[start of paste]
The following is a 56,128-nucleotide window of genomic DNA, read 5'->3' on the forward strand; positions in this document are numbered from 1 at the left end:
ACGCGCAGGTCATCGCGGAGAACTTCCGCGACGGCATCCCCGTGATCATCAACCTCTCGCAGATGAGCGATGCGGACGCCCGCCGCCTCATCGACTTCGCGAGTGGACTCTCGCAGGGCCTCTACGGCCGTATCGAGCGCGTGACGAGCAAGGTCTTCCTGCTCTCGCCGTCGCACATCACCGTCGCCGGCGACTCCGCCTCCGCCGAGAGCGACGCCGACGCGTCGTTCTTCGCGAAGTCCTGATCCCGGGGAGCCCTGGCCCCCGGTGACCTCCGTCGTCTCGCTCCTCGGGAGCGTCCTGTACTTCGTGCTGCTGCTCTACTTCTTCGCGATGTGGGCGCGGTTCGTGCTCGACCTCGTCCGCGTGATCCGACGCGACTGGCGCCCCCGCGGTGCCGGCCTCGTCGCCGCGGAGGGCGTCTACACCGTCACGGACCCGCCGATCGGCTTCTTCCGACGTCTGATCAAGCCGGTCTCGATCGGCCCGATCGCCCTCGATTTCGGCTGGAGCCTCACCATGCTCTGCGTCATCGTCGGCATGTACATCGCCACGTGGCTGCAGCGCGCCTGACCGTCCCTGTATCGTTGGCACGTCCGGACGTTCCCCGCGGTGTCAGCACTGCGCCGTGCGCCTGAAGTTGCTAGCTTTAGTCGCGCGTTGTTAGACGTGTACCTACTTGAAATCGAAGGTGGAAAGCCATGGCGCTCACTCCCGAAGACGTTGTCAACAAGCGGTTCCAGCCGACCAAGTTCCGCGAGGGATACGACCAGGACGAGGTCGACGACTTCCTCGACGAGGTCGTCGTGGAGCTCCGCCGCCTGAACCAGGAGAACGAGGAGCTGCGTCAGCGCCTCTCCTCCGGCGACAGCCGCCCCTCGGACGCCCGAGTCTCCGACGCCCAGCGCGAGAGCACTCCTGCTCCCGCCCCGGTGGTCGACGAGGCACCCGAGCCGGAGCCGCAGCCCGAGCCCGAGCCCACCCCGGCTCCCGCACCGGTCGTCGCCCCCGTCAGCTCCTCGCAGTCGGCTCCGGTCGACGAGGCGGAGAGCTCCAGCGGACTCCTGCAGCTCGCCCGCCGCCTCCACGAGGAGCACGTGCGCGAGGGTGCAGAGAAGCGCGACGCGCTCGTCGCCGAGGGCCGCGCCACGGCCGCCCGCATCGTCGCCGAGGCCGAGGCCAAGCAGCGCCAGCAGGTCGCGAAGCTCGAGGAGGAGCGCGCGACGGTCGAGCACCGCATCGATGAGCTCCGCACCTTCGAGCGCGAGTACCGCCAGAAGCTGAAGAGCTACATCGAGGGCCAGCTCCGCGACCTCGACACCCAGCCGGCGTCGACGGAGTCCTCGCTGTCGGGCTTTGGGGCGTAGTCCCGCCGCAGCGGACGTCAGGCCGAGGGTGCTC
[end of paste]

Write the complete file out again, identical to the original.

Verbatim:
The following is a 56,128-nucleotide window of genomic DNA, read 5'->3' on the forward strand; positions in this document are numbered from 1 at the left end:
ACGCGCAGGTCATCGCGGAGAACTTCCGCGACGGCATCCCCGTGATCATCAACCTCTCGCAGATGAGCGATGCGGACGCCCGCCGCCTCATCGACTTCGCGAGTGGACTCTCGCAGGGCCTCTACGGCCGTATCGAGCGCGTGACGAGCAAGGTCTTCCTGCTCTCGCCGTCGCACATCACCGTCGCCGGCGACTCCGCCTCCGCCGAGAGCGACGCCGACGCGTCGTTCTTCGCGAAGTCCTGATCCCGGGGAGCCCTGGCCCCCGGTGACCTCCGTCGTCTCGCTCCTCGGGAGCGTCCTGTACTTCGTGCTGCTGCTCTACTTCTTCGCGATGTGGGCGCGGTTCGTGCTCGACCTCGTCCGCGTGATCCGACGCGACTGGCGCCCCCGCGGTGCCGGCCTCGTCGCCGCGGAGGGCGTCTACACCGTCACGGACCCGCCGATCGGCTTCTTCCGACGTCTGATCAAGCCGGTCTCGATCGGCCCGATCGCCCTCGATTTCGGCTGGAGCCTCACCATGCTCTGCGTCATCGTCGGCATGTACATCGCCACGTGGCTGCAGCGCGCCTGACCGTCCCTGTATCGTTGGCACGTCCGGACGTTCCCCGCGGTGTCAGCACTGCGCCGTGCGCCTGAAGTTGCTAGCTTTAGTCGCGCGTTGTTAGACGTGTACCTACTTGAAATCGAAGGTGGAAAGCCATGGCGCTCACTCCCGAAGACGTTGTCAACAAGCGGTTCCAGCCGACCAAGTTCCGCGAGGGATACGACCAGGACGAGGTCGACGACTTCCTCGACGAGGTCGTCGTGGAGCTCCGCCGCCTGAACCAGGAGAACGAGGAGCTGCGTCAGCGCCTCTCCTCCGGCGACAGCCGCCCCTCGGACGCCCGAGTCTCCGACGCCCAGCGCGAGAGCACTCCTGCTCCCGCCCCGGTGGTCGACGAGGCACCCGAGCCGGAGCCGCAGCCCGAGCCCGAGCCCACCCCGGCTCCCGCACCGGTCGTCGCCCCCGTCAGCTCCTCGCAGTCGGCTCCGGTCGACGAGGCGGAGAGCTCCAGCGGACTCCTGCAGCTCGCCCGCCGCCTCCACGAGGAGCACGTGCGCGAGGGTGCAGAGAAGCGCGACGCGCTCGTCGCCGAGGGCCGCGCCACGGCCGCCCGCATCGTCGCCGAGGCCGAGGCCAAGCAGCGCCAGCAGGTCGCGAAGCTCGAGGAGGAGCGCGCGACGGTCGAGCACCGCATCGATGAGCTCCGCACCTTCGAGCGCGAGTACCGCCAGAAGCTGAAGAGCTACATCGAGGGCCAGCTCCGCGACCTCGACACCCAGCCGGCGTCGACGGAGTCCTCGCTGTCGGGCTTTGGGGCGTAGTCCCGCCGCAGCGGACGTCAGGCCGAGGGTGCTC